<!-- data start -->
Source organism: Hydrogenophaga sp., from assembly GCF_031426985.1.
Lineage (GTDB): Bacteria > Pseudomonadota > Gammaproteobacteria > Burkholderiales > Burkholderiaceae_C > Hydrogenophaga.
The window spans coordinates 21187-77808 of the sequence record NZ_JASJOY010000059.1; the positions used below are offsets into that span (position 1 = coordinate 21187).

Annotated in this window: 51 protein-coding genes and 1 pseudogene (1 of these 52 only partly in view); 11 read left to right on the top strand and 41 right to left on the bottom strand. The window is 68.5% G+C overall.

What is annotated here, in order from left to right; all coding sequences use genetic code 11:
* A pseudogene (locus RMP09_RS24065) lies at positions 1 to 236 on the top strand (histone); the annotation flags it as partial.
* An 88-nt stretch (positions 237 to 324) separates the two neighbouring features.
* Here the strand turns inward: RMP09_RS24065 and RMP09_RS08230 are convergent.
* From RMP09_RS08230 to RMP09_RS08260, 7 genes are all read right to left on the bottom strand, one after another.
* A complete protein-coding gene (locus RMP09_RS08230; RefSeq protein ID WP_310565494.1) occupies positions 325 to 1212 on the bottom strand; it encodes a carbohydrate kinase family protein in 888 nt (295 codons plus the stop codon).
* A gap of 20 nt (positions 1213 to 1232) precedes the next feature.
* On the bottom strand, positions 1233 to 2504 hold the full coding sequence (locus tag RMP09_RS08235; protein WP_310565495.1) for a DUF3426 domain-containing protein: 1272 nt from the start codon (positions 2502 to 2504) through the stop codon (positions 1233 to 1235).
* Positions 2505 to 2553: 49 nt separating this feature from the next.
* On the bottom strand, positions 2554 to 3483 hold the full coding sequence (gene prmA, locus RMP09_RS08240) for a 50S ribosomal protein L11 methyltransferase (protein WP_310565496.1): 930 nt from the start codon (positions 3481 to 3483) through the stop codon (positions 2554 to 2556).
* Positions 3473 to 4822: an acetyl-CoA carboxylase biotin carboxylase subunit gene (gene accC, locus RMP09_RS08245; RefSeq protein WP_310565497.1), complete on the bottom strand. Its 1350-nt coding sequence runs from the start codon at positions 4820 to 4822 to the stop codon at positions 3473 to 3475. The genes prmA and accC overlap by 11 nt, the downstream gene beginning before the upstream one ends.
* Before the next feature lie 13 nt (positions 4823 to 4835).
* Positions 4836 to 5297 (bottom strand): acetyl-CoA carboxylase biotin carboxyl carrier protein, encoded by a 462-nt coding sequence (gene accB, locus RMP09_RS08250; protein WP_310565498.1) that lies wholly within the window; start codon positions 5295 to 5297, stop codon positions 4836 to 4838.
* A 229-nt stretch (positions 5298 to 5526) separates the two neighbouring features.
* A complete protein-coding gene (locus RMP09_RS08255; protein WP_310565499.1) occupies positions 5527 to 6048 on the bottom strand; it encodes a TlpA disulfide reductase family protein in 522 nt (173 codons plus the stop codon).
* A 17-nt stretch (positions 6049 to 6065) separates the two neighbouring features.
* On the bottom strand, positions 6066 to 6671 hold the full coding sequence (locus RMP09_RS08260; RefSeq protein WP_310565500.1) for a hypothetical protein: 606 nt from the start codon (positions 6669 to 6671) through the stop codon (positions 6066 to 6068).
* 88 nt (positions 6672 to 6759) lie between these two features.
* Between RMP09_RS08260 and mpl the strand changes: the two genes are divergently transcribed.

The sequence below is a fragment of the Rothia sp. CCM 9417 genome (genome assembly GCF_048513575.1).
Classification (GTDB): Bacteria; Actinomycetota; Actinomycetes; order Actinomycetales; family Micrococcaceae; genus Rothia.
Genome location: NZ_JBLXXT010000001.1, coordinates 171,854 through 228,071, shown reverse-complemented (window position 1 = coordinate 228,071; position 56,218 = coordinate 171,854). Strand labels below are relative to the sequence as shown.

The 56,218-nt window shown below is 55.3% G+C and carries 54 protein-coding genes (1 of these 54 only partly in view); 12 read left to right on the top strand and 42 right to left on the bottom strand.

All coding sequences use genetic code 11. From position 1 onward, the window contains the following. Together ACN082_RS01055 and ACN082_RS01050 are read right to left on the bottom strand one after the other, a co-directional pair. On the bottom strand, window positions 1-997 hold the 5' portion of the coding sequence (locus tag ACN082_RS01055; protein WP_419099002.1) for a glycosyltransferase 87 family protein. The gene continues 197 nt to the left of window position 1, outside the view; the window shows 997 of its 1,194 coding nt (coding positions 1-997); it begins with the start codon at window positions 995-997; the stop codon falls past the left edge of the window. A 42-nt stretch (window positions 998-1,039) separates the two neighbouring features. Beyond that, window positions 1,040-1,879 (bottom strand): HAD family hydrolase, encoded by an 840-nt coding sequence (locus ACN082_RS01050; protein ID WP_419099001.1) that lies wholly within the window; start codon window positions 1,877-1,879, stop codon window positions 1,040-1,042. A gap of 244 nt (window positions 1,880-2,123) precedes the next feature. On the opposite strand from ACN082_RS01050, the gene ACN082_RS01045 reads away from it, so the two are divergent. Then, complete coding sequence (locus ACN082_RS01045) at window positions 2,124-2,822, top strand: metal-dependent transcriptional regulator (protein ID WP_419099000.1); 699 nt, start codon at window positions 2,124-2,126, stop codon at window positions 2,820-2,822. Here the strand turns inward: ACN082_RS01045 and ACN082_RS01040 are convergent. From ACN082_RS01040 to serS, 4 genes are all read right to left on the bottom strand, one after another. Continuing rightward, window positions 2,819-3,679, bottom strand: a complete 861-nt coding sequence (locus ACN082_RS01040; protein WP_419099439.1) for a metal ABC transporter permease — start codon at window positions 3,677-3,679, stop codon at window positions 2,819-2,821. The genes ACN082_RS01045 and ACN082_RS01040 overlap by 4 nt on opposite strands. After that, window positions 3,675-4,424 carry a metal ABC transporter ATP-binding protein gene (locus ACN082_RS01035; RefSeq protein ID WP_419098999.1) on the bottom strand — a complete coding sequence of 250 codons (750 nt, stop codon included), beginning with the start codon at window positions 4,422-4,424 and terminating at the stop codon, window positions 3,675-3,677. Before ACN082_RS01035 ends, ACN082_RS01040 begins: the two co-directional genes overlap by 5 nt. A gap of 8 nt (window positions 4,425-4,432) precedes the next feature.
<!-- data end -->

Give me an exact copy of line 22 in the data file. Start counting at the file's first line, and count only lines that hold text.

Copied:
* 88 nt (positions 6672 to 6759) lie between these two features.